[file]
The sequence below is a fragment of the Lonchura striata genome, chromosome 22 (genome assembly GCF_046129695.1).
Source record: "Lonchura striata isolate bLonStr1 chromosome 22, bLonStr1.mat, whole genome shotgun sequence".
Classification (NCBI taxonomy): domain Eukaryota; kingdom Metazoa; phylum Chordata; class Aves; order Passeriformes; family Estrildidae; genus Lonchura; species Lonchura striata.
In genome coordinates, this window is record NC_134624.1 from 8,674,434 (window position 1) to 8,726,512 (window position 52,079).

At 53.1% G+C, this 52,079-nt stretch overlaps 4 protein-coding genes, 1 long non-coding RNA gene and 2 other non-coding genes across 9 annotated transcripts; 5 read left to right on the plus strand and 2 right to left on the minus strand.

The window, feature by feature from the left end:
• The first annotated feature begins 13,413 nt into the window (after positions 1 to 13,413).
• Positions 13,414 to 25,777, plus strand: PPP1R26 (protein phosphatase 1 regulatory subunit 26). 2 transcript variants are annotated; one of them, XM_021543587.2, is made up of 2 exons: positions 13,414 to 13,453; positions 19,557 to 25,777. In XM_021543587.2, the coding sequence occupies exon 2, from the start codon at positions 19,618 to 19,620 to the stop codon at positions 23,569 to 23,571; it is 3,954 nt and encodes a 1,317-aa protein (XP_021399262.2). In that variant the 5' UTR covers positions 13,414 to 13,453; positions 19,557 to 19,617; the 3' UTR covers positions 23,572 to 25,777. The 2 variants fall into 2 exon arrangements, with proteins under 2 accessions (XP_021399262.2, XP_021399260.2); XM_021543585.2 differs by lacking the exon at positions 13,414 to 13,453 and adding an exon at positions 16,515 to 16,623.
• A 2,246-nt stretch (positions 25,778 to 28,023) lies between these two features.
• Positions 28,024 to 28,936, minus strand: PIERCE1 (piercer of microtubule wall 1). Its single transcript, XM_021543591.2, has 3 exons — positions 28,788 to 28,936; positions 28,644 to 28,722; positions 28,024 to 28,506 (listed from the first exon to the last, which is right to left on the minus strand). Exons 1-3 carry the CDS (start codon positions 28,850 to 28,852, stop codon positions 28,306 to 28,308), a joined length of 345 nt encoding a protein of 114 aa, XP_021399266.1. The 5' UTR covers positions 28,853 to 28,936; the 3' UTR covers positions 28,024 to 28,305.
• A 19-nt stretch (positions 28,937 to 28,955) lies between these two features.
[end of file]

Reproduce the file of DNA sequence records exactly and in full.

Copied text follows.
The sequence below is a fragment of the Lonchura striata genome, chromosome 22 (genome assembly GCF_046129695.1).
Source record: "Lonchura striata isolate bLonStr1 chromosome 22, bLonStr1.mat, whole genome shotgun sequence".
Classification (NCBI taxonomy): domain Eukaryota; kingdom Metazoa; phylum Chordata; class Aves; order Passeriformes; family Estrildidae; genus Lonchura; species Lonchura striata.
In genome coordinates, this window is record NC_134624.1 from 8,674,434 (window position 1) to 8,726,512 (window position 52,079).

At 53.1% G+C, this 52,079-nt stretch overlaps 4 protein-coding genes, 1 long non-coding RNA gene and 2 other non-coding genes across 9 annotated transcripts; 5 read left to right on the plus strand and 2 right to left on the minus strand.

The window, feature by feature from the left end:
• The first annotated feature begins 13,413 nt into the window (after positions 1 to 13,413).
• Positions 13,414 to 25,777, plus strand: PPP1R26 (protein phosphatase 1 regulatory subunit 26). 2 transcript variants are annotated; one of them, XM_021543587.2, is made up of 2 exons: positions 13,414 to 13,453; positions 19,557 to 25,777. In XM_021543587.2, the coding sequence occupies exon 2, from the start codon at positions 19,618 to 19,620 to the stop codon at positions 23,569 to 23,571; it is 3,954 nt and encodes a 1,317-aa protein (XP_021399262.2). In that variant the 5' UTR covers positions 13,414 to 13,453; positions 19,557 to 19,617; the 3' UTR covers positions 23,572 to 25,777. The 2 variants fall into 2 exon arrangements, with proteins under 2 accessions (XP_021399262.2, XP_021399260.2); XM_021543585.2 differs by lacking the exon at positions 13,414 to 13,453 and adding an exon at positions 16,515 to 16,623.
• A 2,246-nt stretch (positions 25,778 to 28,023) lies between these two features.
• Positions 28,024 to 28,936, minus strand: PIERCE1 (piercer of microtubule wall 1). Its single transcript, XM_021543591.2, has 3 exons — positions 28,788 to 28,936; positions 28,644 to 28,722; positions 28,024 to 28,506 (listed from the first exon to the last, which is right to left on the minus strand). Exons 1-3 carry the CDS (start codon positions 28,850 to 28,852, stop codon positions 28,306 to 28,308), a joined length of 345 nt encoding a protein of 114 aa, XP_021399266.1. The 5' UTR covers positions 28,853 to 28,936; the 3' UTR covers positions 28,024 to 28,305.
• A 19-nt stretch (positions 28,937 to 28,955) lies between these two features.